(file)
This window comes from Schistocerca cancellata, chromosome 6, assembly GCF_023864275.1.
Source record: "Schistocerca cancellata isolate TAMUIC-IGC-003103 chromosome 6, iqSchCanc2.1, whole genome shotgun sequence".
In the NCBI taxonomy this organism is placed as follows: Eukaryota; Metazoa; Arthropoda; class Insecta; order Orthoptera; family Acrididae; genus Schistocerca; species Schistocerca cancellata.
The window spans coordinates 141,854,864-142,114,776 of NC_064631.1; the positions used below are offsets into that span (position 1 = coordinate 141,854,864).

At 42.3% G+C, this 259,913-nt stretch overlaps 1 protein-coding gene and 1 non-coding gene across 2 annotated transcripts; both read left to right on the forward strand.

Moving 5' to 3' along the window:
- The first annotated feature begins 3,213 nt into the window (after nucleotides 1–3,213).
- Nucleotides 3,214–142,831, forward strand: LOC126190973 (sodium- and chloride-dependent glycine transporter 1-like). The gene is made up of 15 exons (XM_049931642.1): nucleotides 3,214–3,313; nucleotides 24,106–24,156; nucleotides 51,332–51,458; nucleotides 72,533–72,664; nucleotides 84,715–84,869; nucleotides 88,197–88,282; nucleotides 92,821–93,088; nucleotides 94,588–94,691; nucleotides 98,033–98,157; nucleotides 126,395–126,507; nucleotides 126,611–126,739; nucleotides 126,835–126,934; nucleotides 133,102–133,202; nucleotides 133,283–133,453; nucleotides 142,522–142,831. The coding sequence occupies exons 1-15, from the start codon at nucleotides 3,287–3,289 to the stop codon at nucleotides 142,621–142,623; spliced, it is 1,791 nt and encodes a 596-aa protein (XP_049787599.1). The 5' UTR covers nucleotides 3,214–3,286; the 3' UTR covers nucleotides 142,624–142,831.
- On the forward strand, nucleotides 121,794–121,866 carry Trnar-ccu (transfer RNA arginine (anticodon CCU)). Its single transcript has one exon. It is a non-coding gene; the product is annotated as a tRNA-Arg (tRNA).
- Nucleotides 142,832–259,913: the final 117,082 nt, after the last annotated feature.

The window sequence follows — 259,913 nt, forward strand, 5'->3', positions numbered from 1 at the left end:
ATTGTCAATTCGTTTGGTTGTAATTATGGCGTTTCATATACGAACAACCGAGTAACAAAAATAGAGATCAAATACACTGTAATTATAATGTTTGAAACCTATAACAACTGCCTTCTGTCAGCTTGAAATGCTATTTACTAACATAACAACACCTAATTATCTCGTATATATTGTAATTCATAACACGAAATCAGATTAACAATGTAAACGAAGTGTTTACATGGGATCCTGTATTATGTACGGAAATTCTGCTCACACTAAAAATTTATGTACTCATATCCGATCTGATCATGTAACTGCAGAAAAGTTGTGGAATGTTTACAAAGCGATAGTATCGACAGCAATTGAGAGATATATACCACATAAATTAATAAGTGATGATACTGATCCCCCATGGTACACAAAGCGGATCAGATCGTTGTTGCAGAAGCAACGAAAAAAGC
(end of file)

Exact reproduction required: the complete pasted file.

This window comes from Schistocerca cancellata, chromosome 6, assembly GCF_023864275.1.
Source record: "Schistocerca cancellata isolate TAMUIC-IGC-003103 chromosome 6, iqSchCanc2.1, whole genome shotgun sequence".
In the NCBI taxonomy this organism is placed as follows: Eukaryota; Metazoa; Arthropoda; class Insecta; order Orthoptera; family Acrididae; genus Schistocerca; species Schistocerca cancellata.
The window spans coordinates 141,854,864-142,114,776 of NC_064631.1; the positions used below are offsets into that span (position 1 = coordinate 141,854,864).

At 42.3% G+C, this 259,913-nt stretch overlaps 1 protein-coding gene and 1 non-coding gene across 2 annotated transcripts; both read left to right on the forward strand.

Moving 5' to 3' along the window:
- The first annotated feature begins 3,213 nt into the window (after nucleotides 1–3,213).
- Nucleotides 3,214–142,831, forward strand: LOC126190973 (sodium- and chloride-dependent glycine transporter 1-like). The gene is made up of 15 exons (XM_049931642.1): nucleotides 3,214–3,313; nucleotides 24,106–24,156; nucleotides 51,332–51,458; nucleotides 72,533–72,664; nucleotides 84,715–84,869; nucleotides 88,197–88,282; nucleotides 92,821–93,088; nucleotides 94,588–94,691; nucleotides 98,033–98,157; nucleotides 126,395–126,507; nucleotides 126,611–126,739; nucleotides 126,835–126,934; nucleotides 133,102–133,202; nucleotides 133,283–133,453; nucleotides 142,522–142,831. The coding sequence occupies exons 1-15, from the start codon at nucleotides 3,287–3,289 to the stop codon at nucleotides 142,621–142,623; spliced, it is 1,791 nt and encodes a 596-aa protein (XP_049787599.1). The 5' UTR covers nucleotides 3,214–3,286; the 3' UTR covers nucleotides 142,624–142,831.
- On the forward strand, nucleotides 121,794–121,866 carry Trnar-ccu (transfer RNA arginine (anticodon CCU)). Its single transcript has one exon. It is a non-coding gene; the product is annotated as a tRNA-Arg (tRNA).
- Nucleotides 142,832–259,913: the final 117,082 nt, after the last annotated feature.

The window sequence follows — 259,913 nt, forward strand, 5'->3', positions numbered from 1 at the left end:
ATTGTCAATTCGTTTGGTTGTAATTATGGCGTTTCATATACGAACAACCGAGTAACAAAAATAGAGATCAAATACACTGTAATTATAATGTTTGAAACCTATAACAACTGCCTTCTGTCAGCTTGAAATGCTATTTACTAACATAACAACACCTAATTATCTCGTATATATTGTAATTCATAACACGAAATCAGATTAACAATGTAAACGAAGTGTTTACATGGGATCCTGTATTATGTACGGAAATTCTGCTCACACTAAAAATTTATGTACTCATATCCGATCTGATCATGTAACTGCAGAAAAGTTGTGGAATGTTTACAAAGCGATAGTATCGACAGCAATTGAGAGATATATACCACATAAATTAATAAGTGATGATACTGATCCCCCATGGTACACAAAGCGGATCAGATCGTTGTTGCAGAAGCAACGAAAAAAGC